Does anybody swim sidestroke these days? Yes, actually. One of my fellow regulars at the Bluffton Pool uses sidestroke to rest from his crawl stroke while he swims continuously for an hour.

That’s exactly what sidestroke is – a long, relaxing stroke that takes minimal effort and is easy to learn.

Its glide is also a help for re-learning more efficient front and back crawl strokes. And any swimmer who wants to become a lifeguard will need a strong sidestroke kick.

From a good push-off on the side, with overlapping hands, and ears pressed between the biceps, it is easy to establish the glide position for sidestroke. As momentum slows, the swimmer takes a long stroke with the top arm, elbow up and hand “catching” the water below the surface, as if over a barrel.

This “anchored” arm keeps a steady pressure on the water to lever the body past it. The stroke finishes with the hand extended, thumb on thigh, which establishes the glide position.

It takes only a slight modification of this position, angling just a little to the front or back, to be in the glide positions for the front and back crawl, so sidestroke is an excellent and relaxing preliminary stroke to learn before one attempts to develop re-learned crawl strokes.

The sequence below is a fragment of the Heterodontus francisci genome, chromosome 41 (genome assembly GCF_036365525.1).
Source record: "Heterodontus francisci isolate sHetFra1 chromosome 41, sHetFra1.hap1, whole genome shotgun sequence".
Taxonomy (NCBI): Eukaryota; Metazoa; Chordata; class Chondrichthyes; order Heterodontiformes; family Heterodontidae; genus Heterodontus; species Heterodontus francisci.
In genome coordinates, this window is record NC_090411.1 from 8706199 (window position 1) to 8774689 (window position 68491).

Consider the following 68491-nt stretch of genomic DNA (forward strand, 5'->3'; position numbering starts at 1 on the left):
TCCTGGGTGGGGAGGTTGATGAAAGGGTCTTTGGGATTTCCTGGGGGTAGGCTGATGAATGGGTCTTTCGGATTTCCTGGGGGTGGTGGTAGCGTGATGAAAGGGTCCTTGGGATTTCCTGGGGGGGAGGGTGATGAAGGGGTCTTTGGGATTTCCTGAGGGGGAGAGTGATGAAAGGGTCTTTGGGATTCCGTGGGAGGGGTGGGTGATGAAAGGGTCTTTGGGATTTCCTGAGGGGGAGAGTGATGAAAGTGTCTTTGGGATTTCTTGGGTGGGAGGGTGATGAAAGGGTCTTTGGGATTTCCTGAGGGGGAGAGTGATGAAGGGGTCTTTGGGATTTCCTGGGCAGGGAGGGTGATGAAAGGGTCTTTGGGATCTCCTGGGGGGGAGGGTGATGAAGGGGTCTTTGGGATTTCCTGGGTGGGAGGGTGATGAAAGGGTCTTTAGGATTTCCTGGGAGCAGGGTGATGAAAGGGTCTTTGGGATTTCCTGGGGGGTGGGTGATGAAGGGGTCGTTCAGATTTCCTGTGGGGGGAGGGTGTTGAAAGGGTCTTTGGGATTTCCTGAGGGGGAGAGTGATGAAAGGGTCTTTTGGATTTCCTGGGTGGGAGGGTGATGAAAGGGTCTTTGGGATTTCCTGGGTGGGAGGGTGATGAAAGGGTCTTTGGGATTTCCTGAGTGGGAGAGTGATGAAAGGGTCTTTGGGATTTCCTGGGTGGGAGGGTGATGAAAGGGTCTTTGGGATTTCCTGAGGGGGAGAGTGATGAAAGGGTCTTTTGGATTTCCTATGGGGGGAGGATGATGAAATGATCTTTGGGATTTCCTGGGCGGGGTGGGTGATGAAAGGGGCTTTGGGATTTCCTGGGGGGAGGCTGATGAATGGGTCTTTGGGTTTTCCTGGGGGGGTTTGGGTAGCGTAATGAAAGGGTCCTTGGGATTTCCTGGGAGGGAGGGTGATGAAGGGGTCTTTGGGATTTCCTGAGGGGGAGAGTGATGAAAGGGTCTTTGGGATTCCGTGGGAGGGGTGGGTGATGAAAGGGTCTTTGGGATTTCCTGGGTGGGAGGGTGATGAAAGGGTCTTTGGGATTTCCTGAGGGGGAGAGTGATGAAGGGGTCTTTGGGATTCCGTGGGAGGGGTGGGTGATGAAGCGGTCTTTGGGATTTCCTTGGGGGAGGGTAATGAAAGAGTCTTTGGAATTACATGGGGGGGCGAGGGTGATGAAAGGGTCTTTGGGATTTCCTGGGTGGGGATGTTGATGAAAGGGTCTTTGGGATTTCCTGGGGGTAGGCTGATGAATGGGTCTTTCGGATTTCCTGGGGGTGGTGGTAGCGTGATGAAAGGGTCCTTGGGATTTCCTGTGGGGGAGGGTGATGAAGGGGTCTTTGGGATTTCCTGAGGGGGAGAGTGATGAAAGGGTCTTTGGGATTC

Upper body coordination for sidestroke starts with a minor pull by the lower, or leading, arm. Following that comes the major propulsive force, an elbow-up push with the top arm simultaneous with the kick.

Sidestroke problems occur with its “scissor” kick. The key here is to separate the legs horizontally, not vertically, after the heels are brought up to the hips in line with the spine.

If the knees and thighs then separate one to the front and the other behind the swimmer, a scissoring action is possible. The legs are extended and brought together, adding more propulsion to the action of the top arm.

Lifeguards depend on this powerful kick when their arms are being used to support a victim. A lifeguard might also need a strong scissor kick to tow a victim to shore while continually monitoring the victim’s condition.

For relaxation, for establishing an efficient glide position, for effective swim rescues, and just for enjoyment, the sidestroke should certainly be included in a swimmer’s repertory of strokes.

Dr. Bob Colyer of Bluffton is an actively retired college professor, coach and author of “Swim Better: A Guide to Greater Efficiency for Swimmers & Instructors,” directed primarily to non-competitors.